By John Ikani
The Nigerian Investment Promotion Commission (NIPC) has disclosed that the nation attracted an upward swing in its investment announcements in 2021, with a record $23. 3 billion.
NIPC Acting Executive Secretary (ES), Mr. Emeka Offor made the disclosure during a media parley in Abuja on Wednesday.
According to him: “The 2021 Investments Announcement Report indicated that US$23.30 billion was tracked during the year, representing about 39% more than the value tracked in 2020 (US$16.74 billion).
“The increase in value is indicative of the growing adaptation to the global ‘new normal’ after the economic disruption occasioned by the restrictions imposed to check the spread of COVID-19 pandemic.
“It also indicates the growing confidence of investors in the efforts to improve the national investment landscape.”
While identifying Lagos State as leading the five top states that attracted the largest value of investments, in the year under review, with $8.7 billion, Offor added that Bayelsa was second, with $3.6 billion, followed by Delta, US$2.9 billion; Akwa Ibom, $2 billion; and Adamawa, $1 billion.
The Ag. ES went on to note that the manufacturing sector had the highest number of projects (20) as well as the highest value of $10.5 billion (45%).
Construction (16%), electricity, gas, steam and air conditioning supply (13%), information and communication (12%), and mining and quarrying (9%) made up the top 5 sectors for the year.
Speaking further, the ES said the work for NIPC in the next 5 years has been appropriately defined by the National Development Plan 2021 – 2022 (NDP), which has projected a capital requirement of N348.7 trillion with 86% (N298.3 trillion) expected to be provided by the private sector.
As such, he disclosed that the commission has commenced the validation of investments announcements of 2021.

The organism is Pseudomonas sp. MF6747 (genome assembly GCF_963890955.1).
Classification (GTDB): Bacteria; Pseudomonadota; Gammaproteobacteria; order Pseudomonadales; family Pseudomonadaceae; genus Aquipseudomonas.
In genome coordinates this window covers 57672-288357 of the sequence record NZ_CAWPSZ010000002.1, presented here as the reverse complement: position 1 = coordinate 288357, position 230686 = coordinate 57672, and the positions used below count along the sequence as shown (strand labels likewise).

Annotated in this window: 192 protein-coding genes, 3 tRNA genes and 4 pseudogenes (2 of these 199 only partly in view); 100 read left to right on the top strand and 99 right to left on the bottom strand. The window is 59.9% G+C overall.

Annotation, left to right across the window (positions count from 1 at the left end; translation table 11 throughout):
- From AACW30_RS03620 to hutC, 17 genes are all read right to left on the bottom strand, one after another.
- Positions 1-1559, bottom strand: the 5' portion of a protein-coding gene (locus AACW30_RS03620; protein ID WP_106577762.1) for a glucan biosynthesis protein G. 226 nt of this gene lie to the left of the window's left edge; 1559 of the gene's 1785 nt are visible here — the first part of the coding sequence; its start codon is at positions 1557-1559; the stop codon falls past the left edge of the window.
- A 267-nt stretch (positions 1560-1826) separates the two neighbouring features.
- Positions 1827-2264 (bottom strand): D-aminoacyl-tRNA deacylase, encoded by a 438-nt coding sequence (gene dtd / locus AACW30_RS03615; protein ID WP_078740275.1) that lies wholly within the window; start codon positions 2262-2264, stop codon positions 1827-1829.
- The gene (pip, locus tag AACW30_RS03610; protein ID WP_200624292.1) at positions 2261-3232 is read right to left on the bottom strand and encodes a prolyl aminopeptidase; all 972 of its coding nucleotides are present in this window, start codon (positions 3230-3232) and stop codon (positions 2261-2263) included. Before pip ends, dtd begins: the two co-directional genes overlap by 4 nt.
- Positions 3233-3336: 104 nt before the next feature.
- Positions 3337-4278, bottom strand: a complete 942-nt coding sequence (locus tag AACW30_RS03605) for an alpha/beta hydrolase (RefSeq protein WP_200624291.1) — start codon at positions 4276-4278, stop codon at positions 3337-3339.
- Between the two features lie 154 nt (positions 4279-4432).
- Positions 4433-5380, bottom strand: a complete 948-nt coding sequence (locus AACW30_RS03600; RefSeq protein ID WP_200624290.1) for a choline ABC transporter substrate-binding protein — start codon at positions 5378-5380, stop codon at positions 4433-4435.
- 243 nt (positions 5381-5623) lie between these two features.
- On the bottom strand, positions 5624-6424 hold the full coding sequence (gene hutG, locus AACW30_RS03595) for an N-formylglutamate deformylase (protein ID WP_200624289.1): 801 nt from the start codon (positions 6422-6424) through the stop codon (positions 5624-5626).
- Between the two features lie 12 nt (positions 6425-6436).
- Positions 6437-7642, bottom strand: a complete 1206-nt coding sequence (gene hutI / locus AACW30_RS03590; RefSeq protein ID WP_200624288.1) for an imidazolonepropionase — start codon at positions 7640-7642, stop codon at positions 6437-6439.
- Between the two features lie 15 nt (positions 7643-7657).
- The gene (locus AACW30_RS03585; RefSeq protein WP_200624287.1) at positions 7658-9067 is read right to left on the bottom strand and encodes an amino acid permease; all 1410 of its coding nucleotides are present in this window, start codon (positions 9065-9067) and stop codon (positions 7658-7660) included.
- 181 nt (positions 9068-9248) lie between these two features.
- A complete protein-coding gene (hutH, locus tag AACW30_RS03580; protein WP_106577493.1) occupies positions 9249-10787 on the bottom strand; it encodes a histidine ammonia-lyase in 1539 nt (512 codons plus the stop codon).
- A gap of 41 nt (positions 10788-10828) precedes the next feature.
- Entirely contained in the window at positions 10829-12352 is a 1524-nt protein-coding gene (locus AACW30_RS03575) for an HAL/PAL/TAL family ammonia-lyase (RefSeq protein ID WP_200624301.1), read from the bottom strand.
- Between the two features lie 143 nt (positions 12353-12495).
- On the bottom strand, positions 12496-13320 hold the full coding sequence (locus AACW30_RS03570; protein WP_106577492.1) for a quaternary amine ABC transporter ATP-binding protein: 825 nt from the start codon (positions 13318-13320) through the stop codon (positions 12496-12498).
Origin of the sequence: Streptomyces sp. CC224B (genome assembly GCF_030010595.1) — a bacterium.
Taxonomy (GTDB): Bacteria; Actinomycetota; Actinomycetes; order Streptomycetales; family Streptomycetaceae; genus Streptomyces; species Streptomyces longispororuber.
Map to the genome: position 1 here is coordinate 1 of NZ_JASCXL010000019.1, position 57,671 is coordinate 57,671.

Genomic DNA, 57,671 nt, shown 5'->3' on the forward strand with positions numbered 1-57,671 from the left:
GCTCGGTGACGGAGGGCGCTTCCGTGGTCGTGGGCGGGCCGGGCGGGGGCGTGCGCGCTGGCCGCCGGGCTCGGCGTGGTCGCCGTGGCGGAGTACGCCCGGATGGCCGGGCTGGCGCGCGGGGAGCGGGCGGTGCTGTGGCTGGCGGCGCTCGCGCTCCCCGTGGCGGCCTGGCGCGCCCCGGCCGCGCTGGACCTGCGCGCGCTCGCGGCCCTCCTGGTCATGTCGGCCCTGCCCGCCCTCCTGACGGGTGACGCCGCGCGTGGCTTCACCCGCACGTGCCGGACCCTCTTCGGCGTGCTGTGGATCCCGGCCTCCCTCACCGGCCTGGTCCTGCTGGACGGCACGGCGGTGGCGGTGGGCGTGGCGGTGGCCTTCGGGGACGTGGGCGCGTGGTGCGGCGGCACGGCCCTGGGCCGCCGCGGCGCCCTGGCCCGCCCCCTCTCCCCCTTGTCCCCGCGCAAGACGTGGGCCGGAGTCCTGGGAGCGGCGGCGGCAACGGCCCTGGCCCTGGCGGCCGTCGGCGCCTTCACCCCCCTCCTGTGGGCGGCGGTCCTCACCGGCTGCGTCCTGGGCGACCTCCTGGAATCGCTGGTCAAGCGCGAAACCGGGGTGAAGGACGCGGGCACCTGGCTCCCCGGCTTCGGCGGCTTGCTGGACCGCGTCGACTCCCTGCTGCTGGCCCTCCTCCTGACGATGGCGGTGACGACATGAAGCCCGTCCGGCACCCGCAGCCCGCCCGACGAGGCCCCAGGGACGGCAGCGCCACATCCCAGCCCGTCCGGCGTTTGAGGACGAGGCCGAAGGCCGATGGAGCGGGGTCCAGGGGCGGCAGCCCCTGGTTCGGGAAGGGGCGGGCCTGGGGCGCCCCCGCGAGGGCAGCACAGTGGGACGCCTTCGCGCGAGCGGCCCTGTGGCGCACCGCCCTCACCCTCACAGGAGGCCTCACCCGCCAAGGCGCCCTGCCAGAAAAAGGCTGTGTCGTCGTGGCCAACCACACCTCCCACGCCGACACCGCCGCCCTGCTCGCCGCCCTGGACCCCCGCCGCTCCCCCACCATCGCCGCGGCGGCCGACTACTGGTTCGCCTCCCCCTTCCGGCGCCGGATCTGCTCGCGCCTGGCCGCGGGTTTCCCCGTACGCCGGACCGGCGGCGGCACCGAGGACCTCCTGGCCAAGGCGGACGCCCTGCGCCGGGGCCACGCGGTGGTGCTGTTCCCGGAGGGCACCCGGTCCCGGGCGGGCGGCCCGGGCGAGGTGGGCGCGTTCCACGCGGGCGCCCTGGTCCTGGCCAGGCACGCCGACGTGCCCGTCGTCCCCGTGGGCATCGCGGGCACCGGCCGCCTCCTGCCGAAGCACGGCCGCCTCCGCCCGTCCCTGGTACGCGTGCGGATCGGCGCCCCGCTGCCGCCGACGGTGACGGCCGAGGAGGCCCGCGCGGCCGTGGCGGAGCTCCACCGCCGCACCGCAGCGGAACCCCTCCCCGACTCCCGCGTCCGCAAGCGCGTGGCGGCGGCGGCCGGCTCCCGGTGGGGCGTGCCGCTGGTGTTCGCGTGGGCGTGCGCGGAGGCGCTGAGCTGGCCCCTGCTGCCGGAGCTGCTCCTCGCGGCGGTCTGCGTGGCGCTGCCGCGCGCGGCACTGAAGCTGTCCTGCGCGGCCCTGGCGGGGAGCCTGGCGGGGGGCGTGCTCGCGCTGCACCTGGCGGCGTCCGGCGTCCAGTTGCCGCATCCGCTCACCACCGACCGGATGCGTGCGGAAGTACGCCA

He said, “Mobilisation of the capital has become the focus of the Commission. It is in this respect that the Commission has begun the process of validating the records of the investment announcements. We expect the report from this exercise to give us a further understanding of investors’ readiness to invest in Nigeria.”
The NIPC boss predicted that Africa’s stock, as an investment destination, would be expected to sustain its momentum in 2022.
According to him, “The improving valuation of the continent, its urbanization drift, demographic structure and expected growth in intra-trade activities facilitated by the African Continental Free Trade Agreement (AfCFTA) are strong parameters that would continue to attract investors across the world.”
Consequently, he said there would be growing competition for capital as each country continues to build on its competitiveness to attract and retain investments.
Perception of Nigeria’s Investment Environment
On how investors perceive Nigeria’s investment environment, Offor said publications that assessed the readiness of the countries on the continent to attract and retain investments have not been favourable to Nigeria as expected.
According to him, “A few of these publications have been uncomplimentary towards Nigeria despite the giant strides that have been made at addressing many of the challenges associated with doing business in the country.
“It must be noted that over the last 6 years, the government has been implementing reforms on the bureaucratic processes and procedures that bothers on doing business in the country.
“These reforms are being sustained in a dynamic environment. Between 2017 and 2019, the assessment of the country by the World Bank Doing Business Report indicated that there had been significant improvements across the ten indicators which moved the country closer to the frontier countries.”